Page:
Is it just me or has “growth hacking” risen in the ranks to become one of the most annoying digital marketing terms still being used? Or how about the “content is king” phrase and its many variations?
Over the holidays, I went home to spend some time with my family. I ran into one of my friends from school and one of the first questions he asked after learning I worked in marketing was “Do you like where you work? Are the people…. normal?” He then proceeded to tell me how the marketing team in his office used so much terminology and marketing lingo that it no longer felt like he was speaking to a real person. Ouch.
How many “growth hackers” or "smarketers" do you know? How many times has a project been put “on your radar”? Or perhaps you’ve been in a marketing conversation filled with any number of euphemisms like “content is king”.
If there’s one thing marketers need to embrace in 2017, it's simplifying what we do so it’s understandable for everyone. And that goes for marketers across all industries. So how about we all collectively agree for now that the only “King” is the King of Pop or the King of Rock & Roll. Radar is for detecting actual objects, and growth hacking is... well… for nothing. And in return, I’ll agree to stop using quotations and get to the point of this post.
Content Marketing Made Simple
In the spirit of simplification, let’s start with the king, content. HAH. Content can sometimes be the digital marketing catch-all, encompassing social media, downloadable offers, video projects, design and so on. But when was the last time you asked your clients and prospects about what they'd like to read? When was the last time you asked the question, “how can I make your life easier with my content?”
Many marketers create buyer personas as the first step of building a new program. In some cases, this persona process involves interviews with prospective and existing clients. Persona interviews allow marketers to make smart decisions by utilizing feedback from the people who use the product or service. But speaking with these clients about their needs once every couple of years is not enough. Enter the content marketing survey.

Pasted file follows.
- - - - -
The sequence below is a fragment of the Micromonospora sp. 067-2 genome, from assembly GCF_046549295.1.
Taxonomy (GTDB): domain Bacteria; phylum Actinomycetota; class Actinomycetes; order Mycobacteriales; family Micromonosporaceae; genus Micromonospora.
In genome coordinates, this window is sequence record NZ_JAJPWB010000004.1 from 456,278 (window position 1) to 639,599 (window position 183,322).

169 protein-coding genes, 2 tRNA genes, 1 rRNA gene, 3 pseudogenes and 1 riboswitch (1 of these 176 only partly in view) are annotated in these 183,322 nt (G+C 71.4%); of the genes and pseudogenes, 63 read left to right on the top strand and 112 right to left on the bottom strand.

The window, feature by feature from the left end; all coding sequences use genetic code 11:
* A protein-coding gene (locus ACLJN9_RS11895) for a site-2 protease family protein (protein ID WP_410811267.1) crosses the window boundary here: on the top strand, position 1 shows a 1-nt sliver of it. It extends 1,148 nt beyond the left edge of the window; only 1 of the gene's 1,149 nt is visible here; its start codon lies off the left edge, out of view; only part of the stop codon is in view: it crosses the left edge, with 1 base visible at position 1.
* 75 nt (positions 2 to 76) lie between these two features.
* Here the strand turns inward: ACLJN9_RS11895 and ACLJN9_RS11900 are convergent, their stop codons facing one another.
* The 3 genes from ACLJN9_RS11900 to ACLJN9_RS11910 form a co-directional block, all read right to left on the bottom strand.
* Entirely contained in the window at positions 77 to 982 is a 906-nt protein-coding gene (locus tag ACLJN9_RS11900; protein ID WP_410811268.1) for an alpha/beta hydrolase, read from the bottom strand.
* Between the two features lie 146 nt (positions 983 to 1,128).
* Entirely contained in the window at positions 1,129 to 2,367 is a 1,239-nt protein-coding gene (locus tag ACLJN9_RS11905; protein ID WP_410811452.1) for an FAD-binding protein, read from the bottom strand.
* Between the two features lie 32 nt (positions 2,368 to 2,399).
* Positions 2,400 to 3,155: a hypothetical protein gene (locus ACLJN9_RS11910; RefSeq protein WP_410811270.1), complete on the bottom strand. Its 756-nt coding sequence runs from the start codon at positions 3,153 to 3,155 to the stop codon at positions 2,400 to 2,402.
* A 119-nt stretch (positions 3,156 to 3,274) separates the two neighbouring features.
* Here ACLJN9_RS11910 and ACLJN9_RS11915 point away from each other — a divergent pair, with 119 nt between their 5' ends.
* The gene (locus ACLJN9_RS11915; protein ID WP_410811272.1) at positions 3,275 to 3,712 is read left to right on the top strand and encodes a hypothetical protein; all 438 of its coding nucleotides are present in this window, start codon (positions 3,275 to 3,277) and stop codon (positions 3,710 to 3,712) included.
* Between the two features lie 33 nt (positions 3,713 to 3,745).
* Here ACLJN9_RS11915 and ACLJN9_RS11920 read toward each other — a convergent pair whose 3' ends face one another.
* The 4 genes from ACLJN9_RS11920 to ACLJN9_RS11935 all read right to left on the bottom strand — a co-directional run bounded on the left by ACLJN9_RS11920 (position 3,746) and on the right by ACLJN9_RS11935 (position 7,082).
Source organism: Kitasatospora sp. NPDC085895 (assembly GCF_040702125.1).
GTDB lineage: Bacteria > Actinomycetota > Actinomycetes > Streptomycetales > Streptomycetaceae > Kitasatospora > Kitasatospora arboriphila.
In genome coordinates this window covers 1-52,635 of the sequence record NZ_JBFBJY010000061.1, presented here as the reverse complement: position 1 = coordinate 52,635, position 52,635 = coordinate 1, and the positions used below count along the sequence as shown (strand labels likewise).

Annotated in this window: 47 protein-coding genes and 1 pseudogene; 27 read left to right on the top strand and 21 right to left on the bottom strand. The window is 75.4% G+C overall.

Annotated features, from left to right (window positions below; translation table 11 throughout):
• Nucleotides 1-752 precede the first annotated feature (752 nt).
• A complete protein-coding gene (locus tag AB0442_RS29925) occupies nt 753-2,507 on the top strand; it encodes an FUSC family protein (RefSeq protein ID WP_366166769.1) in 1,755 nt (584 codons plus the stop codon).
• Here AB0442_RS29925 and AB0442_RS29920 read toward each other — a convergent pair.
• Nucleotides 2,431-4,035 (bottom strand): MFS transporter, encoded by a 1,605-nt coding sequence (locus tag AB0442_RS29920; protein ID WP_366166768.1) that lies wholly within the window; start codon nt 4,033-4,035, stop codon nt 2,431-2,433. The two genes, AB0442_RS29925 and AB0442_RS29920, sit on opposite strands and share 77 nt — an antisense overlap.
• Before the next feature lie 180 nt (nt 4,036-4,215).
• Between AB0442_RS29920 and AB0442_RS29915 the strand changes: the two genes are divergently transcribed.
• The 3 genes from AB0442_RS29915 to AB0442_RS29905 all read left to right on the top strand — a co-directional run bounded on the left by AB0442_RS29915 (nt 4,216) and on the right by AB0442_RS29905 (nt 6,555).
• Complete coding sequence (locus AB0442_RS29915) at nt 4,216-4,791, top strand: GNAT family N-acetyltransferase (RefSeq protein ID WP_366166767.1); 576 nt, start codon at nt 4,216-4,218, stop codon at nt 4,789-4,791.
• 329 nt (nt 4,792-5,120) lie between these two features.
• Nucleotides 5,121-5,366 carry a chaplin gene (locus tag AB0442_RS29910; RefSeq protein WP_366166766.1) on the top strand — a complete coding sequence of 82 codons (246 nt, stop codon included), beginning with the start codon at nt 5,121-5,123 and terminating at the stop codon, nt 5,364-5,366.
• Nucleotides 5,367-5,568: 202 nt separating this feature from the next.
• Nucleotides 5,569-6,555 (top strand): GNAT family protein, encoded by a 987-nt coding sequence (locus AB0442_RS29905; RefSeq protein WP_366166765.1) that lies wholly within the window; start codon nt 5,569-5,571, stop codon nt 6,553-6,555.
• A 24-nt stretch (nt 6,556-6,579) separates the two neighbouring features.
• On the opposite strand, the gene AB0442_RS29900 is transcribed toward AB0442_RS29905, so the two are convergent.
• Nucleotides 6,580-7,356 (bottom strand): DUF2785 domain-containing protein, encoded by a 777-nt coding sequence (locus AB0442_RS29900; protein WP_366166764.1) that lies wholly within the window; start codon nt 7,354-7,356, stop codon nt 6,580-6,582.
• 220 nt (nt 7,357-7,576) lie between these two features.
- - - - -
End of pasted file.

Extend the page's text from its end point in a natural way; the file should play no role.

Content Marketing Survey + Analysis = The Real Growth Hacking
Content surveys are not a new concept. As much as I would like to credit for this idea, there are any number of fabulous resources like this Content Marketing Institute post and this Search Engine Watch blog that discuss this marketing tactic. But nevertheless, I would like to make sure you consider this initiative during your 2017 planning.
A few months ago, I let my content marketing strategy be defined by the analytics. I generally created personas at the beginning of a new program and then used behavioral data to influence my marketing decision making. This is probably a common strategy for many marketers. When budgets are limited, no one wants to waste time rehashing pre-completed digital marketing activities like creating personas. It’s time to whip out these easy and affordable surveys as an essential part of your plan!
Qualitative and Quantitative Data Are the New 'Smarketing'
Okay, okay. I admit data analysis and smarketing are two completely different concepts. And the concept behind smarketing is a fundamental part of inbound marketing and the HubSpot platform. But that term is a shiver-inducing phrase worthy of my new blockbuster, “When Marketing Geeks Attack!” starring Zooey Deschanel and the aliens from Mars Attacks in thick-rimmed glasses and skinny jeans. Calling all designers/animators… I’m going to need a mockup of that movie poster ASAP.
The quantitative data that tools like Google Analytics and HubSpot provide are amazing resources. There are probably thousands of blogs written about quantitative marketing data. Here are just a few PMG Blogs for reference:
- Keyword Strategy Tips: Our 3 Favorite Free Tools
- 3 Must-Use Google Analytics Features for Improving Your Marketing
- Why We Love HubSpot Analytics (Part 1) – The HubSpot Sources Report
But the numbers are only half the story. Your client’s opinions are just as important as trend lines and competitive data. Colleen Jones says it best in her Content Marketing Institute post on this subject.